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Water via Snow in Warren

January 4, 2013

An “average” snow to liquid ratio is 10:1
It’s a rough way of saying if 10 inches of snow fell and then melted
it would be equivalent to 1 inch of liquid precipitation in a rain gauge.

Wet snow when ground temps are above freezing
– A snow flake needs to be made of 50% ice
or it’s basically considered a raindrop.
Big large snowflakes indicate they are sticking together
and you’ll generally see fewer flakes.
If the ground temperature is above freezing the snowflakes
merely melt, resulting in a snow event with no accumulations.

Wet snow when ground temperatures are below freezing
– Usually these weather conditions result in a ratio less than 10:1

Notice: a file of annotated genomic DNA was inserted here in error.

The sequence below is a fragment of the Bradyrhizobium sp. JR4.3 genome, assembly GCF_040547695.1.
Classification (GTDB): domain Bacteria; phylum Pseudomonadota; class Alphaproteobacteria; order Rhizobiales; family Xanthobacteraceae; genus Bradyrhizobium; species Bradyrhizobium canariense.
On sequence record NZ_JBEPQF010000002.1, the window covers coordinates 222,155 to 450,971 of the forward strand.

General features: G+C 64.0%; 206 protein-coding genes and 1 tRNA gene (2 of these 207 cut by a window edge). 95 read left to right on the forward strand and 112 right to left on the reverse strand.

maybe a 6:1 perhaps where kids will rejoice by making big snowmen.
The snowflakes will be slightly sticky resulting in accumulation

Dry snow
– These are the flakes that blow around a lot, since they are not sticky.
Generally the ratio will be above 10:1 and the snowflakes will be fluffy
with air pockets between the snow crystals.

If you’re really interested in the micro-physics of it all,
I found a great site explaining it all in detail with illustrations.

http://www.weather.gov/media/ctp/HISA/SnowMicroPhysics.ppt

Frozen ground, (already saturated with water) , along with a heavy rainfall
can cause a large amount of water to enter the storm drains and waterways.
This can result in extremely swift dangerous current that is ice cold.

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